Special Report

States That Make It Hardest to Vote

Voting is a right that many Americans embrace and exercise regularly, in local or state elections, and especially in presidential elections. Still, the right to vote has been the topic of much debate recently as states have enacted laws that can restrict voting ahead of the midterm elections.

In one year, legislators across 19 states passed at least 33 new laws that placed restrictions on voting. These include same-day registration restrictions and requiring a full social security number and additional documentation, beyond what is federally required, to register to vote. (These are America’s most politically divided cities.)

Because some states do not offer online registration, early voting, or mail-in voting, the process of registration can be especially cumbersome. And when it comes down to it, what makes it more difficult to vote is how much time and effort it takes for a citizen to cast a ballot.

To identify the most difficult places to vote, 24/7 Wall St. reviewed the Cost of Voting Index, a nonpartisan academic study published in Election Law Journal. The study uses voter laws and policies to gauge the relative ease of voting in each state. Researchers focused on 10 categories, including registration, voting inconvenience, polling hours, and absentee voting, and more to reach at the index. States with lower values make voting more accessible than states with higher values. The voting participation rate, number of voters, and the voting age population all come from the Census Bureau and are for November 2020.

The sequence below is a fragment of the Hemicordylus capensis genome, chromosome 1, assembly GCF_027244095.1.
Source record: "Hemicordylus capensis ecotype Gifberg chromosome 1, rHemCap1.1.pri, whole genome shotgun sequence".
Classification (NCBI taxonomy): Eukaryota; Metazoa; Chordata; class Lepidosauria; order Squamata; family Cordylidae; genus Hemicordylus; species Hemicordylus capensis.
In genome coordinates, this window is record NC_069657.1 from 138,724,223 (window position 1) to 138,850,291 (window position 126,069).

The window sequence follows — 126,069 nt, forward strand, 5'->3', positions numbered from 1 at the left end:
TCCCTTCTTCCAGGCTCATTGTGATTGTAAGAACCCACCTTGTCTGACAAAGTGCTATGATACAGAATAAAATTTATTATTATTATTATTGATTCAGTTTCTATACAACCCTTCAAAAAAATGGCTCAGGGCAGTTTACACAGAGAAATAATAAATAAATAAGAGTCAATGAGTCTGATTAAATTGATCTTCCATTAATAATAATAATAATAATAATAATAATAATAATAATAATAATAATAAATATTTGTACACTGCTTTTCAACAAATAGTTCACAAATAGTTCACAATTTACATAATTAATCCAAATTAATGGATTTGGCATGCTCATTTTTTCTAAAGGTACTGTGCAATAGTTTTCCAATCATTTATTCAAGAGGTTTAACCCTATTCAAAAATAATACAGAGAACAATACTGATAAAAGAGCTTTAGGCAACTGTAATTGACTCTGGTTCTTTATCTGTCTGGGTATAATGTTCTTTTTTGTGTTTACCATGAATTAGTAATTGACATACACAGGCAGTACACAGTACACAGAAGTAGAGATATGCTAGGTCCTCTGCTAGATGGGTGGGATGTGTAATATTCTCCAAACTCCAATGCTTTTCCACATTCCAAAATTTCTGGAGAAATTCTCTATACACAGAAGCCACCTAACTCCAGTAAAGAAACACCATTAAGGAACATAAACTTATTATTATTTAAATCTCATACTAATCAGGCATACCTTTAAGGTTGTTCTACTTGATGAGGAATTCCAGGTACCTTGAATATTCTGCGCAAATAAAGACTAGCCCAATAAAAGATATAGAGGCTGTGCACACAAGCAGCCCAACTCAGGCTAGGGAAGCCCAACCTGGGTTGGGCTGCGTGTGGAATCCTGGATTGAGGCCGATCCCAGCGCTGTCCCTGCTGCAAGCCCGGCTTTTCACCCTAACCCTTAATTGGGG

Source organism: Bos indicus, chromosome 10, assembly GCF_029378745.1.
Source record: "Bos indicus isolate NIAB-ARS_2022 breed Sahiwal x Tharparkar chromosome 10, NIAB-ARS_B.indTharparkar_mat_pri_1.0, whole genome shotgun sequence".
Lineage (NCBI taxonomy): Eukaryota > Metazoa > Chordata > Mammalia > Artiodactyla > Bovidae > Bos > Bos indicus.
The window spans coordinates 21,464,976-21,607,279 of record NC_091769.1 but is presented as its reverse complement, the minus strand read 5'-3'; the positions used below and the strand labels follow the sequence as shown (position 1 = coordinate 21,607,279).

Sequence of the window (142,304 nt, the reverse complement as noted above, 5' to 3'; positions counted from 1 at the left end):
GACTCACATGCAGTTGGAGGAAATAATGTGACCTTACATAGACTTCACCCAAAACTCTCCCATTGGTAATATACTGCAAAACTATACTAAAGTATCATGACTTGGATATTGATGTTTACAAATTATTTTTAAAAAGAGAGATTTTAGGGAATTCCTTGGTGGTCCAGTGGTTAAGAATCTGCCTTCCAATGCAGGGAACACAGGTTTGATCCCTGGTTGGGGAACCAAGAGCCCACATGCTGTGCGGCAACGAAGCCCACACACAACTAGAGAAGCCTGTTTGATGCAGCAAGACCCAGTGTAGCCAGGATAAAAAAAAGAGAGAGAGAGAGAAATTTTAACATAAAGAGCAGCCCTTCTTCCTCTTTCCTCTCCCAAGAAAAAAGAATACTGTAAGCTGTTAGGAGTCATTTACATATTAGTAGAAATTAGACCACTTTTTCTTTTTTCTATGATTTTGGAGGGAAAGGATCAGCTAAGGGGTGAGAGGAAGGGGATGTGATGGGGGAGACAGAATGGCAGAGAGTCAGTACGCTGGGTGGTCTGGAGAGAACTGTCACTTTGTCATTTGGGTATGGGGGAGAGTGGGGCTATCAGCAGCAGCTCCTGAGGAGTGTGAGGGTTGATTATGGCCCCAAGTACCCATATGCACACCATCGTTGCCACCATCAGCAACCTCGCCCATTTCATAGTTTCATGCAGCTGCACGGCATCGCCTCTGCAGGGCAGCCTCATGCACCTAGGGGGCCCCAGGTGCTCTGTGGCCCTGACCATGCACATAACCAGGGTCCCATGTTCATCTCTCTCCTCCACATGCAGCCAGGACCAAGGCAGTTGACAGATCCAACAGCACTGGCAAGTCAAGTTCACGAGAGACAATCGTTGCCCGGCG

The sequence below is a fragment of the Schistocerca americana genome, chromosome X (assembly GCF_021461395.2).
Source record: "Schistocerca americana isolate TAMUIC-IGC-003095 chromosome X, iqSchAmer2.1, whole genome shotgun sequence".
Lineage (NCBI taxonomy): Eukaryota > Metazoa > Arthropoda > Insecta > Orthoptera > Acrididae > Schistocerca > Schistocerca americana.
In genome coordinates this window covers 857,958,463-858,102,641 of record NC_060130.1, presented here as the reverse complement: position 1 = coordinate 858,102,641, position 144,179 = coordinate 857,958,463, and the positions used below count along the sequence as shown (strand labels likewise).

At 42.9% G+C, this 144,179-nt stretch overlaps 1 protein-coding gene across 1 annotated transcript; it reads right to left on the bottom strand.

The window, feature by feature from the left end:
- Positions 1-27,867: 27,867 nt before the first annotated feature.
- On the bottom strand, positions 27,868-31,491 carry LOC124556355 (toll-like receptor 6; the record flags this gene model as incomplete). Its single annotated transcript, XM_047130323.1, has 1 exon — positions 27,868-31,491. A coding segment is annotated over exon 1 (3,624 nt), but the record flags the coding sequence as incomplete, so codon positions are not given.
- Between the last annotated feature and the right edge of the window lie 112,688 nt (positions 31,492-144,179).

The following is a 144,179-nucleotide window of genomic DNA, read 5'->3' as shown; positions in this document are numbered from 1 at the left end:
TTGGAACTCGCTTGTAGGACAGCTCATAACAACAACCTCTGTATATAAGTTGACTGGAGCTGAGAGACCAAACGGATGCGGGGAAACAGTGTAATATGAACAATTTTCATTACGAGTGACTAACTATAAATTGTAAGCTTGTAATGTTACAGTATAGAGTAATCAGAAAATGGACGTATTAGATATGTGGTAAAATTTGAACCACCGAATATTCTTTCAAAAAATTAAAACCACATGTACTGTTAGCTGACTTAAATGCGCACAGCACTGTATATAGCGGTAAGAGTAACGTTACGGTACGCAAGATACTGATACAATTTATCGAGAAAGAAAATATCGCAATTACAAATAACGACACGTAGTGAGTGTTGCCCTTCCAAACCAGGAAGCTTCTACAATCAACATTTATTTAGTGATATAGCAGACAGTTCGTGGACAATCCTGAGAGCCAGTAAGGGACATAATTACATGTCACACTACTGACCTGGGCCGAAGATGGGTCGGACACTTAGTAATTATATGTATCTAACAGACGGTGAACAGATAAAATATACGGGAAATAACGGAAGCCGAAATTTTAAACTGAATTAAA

Voter participation often depends on the ease of access to registration, social media campaigns, and the state-specific policies. Currently, 20 states and the District of Columbia allow election-day registration, and a handful of them are at the top of the list in terms of highest turnout. (Here are 24 Senate seats least likely to flip this year.)

One of the more interesting findings in the report is that all of the eight states ranked as most accessible to vote have a vote-by-mail process. For instance, voting by mail has existed statewide in Oregon since 2000, adding convenience for voters in the state. Oregon ranks as the fifth most accessible to vote state. 

Another finding is that many of the states where voting is more accessible are clustered on the West Coast. On the other hand, states where voting is less accessible occupy a different location in the country — most of them are in the South and the Midwest. One last differentiating factor the report noted was that the majority of the states that are imposing voting restrictions tend to be more Republican-run, while those reducing voting restrictions tend to be more Democratic-run.

Here’s a look at the other side of the coin, where the most difficult to vote are:

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